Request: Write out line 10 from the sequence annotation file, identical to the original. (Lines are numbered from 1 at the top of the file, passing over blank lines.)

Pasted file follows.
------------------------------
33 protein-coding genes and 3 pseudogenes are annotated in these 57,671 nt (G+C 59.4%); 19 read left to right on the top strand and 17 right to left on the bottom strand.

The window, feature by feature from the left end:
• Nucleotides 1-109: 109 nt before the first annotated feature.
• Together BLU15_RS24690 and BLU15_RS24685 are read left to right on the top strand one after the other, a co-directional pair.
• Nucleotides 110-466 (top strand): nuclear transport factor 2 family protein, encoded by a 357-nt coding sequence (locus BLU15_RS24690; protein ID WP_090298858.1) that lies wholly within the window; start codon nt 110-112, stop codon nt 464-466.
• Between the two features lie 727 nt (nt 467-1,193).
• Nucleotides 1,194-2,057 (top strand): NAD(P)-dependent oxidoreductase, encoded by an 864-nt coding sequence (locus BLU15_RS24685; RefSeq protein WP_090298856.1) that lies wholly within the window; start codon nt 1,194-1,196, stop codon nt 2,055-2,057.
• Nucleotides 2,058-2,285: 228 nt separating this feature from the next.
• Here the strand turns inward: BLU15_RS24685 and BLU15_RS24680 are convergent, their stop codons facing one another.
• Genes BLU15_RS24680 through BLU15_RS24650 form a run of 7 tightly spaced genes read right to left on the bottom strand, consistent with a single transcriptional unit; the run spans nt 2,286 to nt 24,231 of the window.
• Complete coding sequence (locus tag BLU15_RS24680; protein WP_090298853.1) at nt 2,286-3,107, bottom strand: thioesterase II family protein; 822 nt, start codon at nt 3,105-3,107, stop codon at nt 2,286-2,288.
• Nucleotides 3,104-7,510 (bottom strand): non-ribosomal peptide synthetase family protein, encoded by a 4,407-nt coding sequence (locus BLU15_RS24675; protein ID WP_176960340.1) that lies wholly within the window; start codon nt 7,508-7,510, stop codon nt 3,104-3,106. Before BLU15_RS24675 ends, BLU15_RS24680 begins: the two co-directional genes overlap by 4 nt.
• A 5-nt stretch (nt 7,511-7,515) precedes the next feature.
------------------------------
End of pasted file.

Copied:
• Genes BLU15_RS24680 through BLU15_RS24650 form a run of 7 tightly spaced genes read right to left on the bottom strand, consistent with a single transcriptional unit; the run spans nt 2,286 to nt 24,231 of the window.